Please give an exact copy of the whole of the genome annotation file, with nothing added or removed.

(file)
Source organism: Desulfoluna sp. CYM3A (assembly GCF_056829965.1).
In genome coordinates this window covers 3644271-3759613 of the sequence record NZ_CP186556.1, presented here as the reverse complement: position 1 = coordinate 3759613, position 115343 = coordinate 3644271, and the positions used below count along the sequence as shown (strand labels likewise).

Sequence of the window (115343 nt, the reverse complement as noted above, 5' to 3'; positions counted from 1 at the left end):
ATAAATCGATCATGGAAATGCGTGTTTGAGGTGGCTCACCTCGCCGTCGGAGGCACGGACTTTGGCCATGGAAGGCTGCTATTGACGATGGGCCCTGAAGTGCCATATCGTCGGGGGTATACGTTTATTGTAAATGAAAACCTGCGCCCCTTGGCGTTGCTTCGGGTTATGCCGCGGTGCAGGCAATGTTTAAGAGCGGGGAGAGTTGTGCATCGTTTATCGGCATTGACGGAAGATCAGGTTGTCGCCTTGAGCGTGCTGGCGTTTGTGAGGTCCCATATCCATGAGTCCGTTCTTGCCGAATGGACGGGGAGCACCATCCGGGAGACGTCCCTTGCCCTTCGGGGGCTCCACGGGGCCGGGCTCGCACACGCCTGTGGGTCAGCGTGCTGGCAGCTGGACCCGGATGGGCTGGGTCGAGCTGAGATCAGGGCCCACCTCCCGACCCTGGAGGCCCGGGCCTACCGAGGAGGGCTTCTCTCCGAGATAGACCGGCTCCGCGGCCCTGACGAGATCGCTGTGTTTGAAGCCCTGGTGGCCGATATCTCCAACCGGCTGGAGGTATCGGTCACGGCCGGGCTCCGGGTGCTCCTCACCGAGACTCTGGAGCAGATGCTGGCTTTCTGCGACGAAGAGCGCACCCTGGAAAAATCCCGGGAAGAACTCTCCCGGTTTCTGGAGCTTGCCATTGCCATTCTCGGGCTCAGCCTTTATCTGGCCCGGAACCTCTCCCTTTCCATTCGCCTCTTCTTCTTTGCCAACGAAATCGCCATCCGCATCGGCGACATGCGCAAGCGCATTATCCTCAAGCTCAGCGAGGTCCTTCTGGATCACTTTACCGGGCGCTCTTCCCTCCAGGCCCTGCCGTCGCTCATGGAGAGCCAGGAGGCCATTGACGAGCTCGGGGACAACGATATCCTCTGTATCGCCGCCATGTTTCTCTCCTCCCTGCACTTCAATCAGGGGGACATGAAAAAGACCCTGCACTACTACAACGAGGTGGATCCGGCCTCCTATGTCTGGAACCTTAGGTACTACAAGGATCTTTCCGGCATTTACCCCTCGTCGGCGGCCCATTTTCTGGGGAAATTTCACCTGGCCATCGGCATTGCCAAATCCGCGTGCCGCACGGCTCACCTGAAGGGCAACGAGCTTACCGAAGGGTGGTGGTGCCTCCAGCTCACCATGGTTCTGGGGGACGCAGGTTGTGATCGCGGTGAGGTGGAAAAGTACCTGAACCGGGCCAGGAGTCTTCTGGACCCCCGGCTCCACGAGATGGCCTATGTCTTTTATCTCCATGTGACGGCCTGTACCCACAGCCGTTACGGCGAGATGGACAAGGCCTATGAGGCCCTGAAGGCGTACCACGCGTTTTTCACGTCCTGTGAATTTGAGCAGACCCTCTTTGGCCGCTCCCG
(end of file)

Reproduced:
Source organism: Desulfoluna sp. CYM3A (assembly GCF_056829965.1).
In genome coordinates this window covers 3644271-3759613 of the sequence record NZ_CP186556.1, presented here as the reverse complement: position 1 = coordinate 3759613, position 115343 = coordinate 3644271, and the positions used below count along the sequence as shown (strand labels likewise).

Sequence of the window (115343 nt, the reverse complement as noted above, 5' to 3'; positions counted from 1 at the left end):
ATAAATCGATCATGGAAATGCGTGTTTGAGGTGGCTCACCTCGCCGTCGGAGGCACGGACTTTGGCCATGGAAGGCTGCTATTGACGATGGGCCCTGAAGTGCCATATCGTCGGGGGTATACGTTTATTGTAAATGAAAACCTGCGCCCCTTGGCGTTGCTTCGGGTTATGCCGCGGTGCAGGCAATGTTTAAGAGCGGGGAGAGTTGTGCATCGTTTATCGGCATTGACGGAAGATCAGGTTGTCGCCTTGAGCGTGCTGGCGTTTGTGAGGTCCCATATCCATGAGTCCGTTCTTGCCGAATGGACGGGGAGCACCATCCGGGAGACGTCCCTTGCCCTTCGGGGGCTCCACGGGGCCGGGCTCGCACACGCCTGTGGGTCAGCGTGCTGGCAGCTGGACCCGGATGGGCTGGGTCGAGCTGAGATCAGGGCCCACCTCCCGACCCTGGAGGCCCGGGCCTACCGAGGAGGGCTTCTCTCCGAGATAGACCGGCTCCGCGGCCCTGACGAGATCGCTGTGTTTGAAGCCCTGGTGGCCGATATCTCCAACCGGCTGGAGGTATCGGTCACGGCCGGGCTCCGGGTGCTCCTCACCGAGACTCTGGAGCAGATGCTGGCTTTCTGCGACGAAGAGCGCACCCTGGAAAAATCCCGGGAAGAACTCTCCCGGTTTCTGGAGCTTGCCATTGCCATTCTCGGGCTCAGCCTTTATCTGGCCCGGAACCTCTCCCTTTCCATTCGCCTCTTCTTCTTTGCCAACGAAATCGCCATCCGCATCGGCGACATGCGCAAGCGCATTATCCTCAAGCTCAGCGAGGTCCTTCTGGATCACTTTACCGGGCGCTCTTCCCTCCAGGCCCTGCCGTCGCTCATGGAGAGCCAGGAGGCCATTGACGAGCTCGGGGACAACGATATCCTCTGTATCGCCGCCATGTTTCTCTCCTCCCTGCACTTCAATCAGGGGGACATGAAAAAGACCCTGCACTACTACAACGAGGTGGATCCGGCCTCCTATGTCTGGAACCTTAGGTACTACAAGGATCTTTCCGGCATTTACCCCTCGTCGGCGGCCCATTTTCTGGGGAAATTTCACCTGGCCATCGGCATTGCCAAATCCGCGTGCCGCACGGCTCACCTGAAGGGCAACGAGCTTACCGAAGGGTGGTGGTGCCTCCAGCTCACCATGGTTCTGGGGGACGCAGGTTGTGATCGCGGTGAGGTGGAAAAGTACCTGAACCGGGCCAGGAGTCTTCTGGACCCCCGGCTCCACGAGATGGCCTATGTCTTTTATCTCCATGTGACGGCCTGTACCCACAGCCGTTACGGCGAGATGGACAAGGCCTATGAGGCCCTGAAGGCGTACCACGCGTTTTTCACGTCCTGTGAATTTGAGCAGACCCTCTTTGGCCGCTCCCG